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Brain Cancer

Brain Cancer Overview

Cancers of the brain are the consequence of abnormal growths of cells in the brain. Brain cancers can arise from primary brain cells, the cells that form other brain components (for example, membranes, blood vessels), or from the growth of cancer cells that develop in other organs and that have spread to the brain by the bloodstream (metastatic brain cancer).

  • Although many growths in the brain are popularly called brain tumors, not all brain tumors are cancerous. Cancer is a term reserved for malignant tumors. Malignant tumors are composed of aggressively growing, abnormal-appearing cells referred to as concer cells.
  • Malignant tumors grow and spread aggressively, overpowering healthy cells by taking their space, blood, and nutrients. Like all cells of the body, tumor cells need blood and nutrients to survive. This is especially a problem in the brain, as the added growth within the closed confines of the skull can lead to an increase in pressure within the the space inside the skull (intracranial pressure) or the distortion of areas of the brain, causing them to fail to work properly.
  • Tumors that do not grow aggressively are called benign. Almost all tumors that begin in the brain do not spread to other parts of the body. The major difference between benign and malignant tumors is that malignant tumors can invade the brain tissues and grow rapidly. This rapid growth in the confines of the skull can quickly cause damage to nearby brain tissue.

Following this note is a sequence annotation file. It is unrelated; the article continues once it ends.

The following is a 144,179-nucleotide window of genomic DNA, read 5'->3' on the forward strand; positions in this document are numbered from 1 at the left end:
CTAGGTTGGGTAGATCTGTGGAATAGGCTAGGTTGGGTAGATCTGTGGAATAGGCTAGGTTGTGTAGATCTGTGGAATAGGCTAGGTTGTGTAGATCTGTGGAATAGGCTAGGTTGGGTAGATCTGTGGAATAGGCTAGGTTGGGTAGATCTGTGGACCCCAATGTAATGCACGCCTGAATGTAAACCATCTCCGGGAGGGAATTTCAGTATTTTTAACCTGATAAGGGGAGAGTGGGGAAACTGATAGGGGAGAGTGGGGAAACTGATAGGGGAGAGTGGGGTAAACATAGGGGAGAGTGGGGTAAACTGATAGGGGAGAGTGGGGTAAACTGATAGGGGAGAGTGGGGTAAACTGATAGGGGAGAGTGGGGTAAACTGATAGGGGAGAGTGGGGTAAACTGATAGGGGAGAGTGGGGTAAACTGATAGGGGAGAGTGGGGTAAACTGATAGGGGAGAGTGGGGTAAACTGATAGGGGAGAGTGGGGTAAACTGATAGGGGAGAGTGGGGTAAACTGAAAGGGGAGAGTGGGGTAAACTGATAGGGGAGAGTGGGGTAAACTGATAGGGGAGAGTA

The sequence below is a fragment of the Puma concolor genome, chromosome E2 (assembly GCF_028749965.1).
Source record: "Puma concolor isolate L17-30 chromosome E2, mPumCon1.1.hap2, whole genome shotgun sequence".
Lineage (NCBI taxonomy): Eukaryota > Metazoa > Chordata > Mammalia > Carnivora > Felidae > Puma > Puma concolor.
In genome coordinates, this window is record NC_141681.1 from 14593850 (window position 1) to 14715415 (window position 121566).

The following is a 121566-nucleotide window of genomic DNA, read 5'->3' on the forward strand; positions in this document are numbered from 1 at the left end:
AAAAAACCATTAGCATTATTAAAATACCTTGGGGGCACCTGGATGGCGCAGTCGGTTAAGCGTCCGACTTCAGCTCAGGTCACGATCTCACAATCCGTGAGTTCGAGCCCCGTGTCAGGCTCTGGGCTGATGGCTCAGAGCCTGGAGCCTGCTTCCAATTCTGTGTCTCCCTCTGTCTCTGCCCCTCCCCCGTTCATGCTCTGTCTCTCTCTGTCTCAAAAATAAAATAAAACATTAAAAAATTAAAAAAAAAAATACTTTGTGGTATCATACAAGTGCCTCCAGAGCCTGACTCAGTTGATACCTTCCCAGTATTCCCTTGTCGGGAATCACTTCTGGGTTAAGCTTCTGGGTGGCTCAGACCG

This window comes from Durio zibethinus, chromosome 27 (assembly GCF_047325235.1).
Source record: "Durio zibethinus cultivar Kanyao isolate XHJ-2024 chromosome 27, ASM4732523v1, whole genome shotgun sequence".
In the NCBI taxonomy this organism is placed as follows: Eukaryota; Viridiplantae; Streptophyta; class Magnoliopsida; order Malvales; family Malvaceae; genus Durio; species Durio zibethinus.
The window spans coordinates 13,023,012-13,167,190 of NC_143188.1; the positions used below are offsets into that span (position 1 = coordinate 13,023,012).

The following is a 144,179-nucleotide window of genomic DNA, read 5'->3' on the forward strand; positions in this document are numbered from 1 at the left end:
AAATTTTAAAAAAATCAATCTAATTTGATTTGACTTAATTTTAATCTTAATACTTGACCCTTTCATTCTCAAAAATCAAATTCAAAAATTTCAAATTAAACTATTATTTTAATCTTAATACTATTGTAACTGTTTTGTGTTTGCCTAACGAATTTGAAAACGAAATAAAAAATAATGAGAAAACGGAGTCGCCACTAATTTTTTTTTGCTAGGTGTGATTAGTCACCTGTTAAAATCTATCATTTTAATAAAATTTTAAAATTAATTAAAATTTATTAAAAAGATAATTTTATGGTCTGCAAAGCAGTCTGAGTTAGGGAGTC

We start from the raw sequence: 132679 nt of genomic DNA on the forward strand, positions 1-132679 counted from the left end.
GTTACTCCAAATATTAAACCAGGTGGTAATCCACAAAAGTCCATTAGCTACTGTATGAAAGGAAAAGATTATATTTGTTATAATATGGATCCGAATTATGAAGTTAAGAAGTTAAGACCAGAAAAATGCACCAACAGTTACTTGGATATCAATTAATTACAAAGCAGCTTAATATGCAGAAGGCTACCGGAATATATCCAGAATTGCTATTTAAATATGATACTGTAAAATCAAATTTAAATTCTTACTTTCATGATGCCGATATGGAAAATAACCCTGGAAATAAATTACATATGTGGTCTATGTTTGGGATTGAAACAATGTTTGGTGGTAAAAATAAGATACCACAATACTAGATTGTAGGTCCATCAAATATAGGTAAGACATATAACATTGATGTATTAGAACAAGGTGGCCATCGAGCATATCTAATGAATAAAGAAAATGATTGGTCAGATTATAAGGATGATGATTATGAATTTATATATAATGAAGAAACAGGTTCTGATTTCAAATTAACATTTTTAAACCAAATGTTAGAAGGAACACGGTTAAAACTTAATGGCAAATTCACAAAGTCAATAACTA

• In general, a benign tumor is less serious than a malignant tumor. However, a benign tumor can still cause many problems in the brain, but usually the problems progress at a slower rate than malignant tumors.

Sometimes people confuse brain aneurysms with brain tumors. Brain aneurysms are not tumors; they are areas in the brain arteries or veins that are abnormally weak and expand to form a ballooning or expansion of the vessel wall. They seldom produce any symptoms unless they begin to leak blood into the surrounding brain tissue or if they burst. Aneurysms may be congenital (present at birth) or expanded or formed in brain vessels after vessel damage (for example, trauma, atherosclerosis, high blood pressure) but are not formed from cancer cells. Unfortunately, when aneurysms produce symptoms, they can resemble those produced by brain tumors.

Medically Reviewed by a Doctor on 5/7/2014

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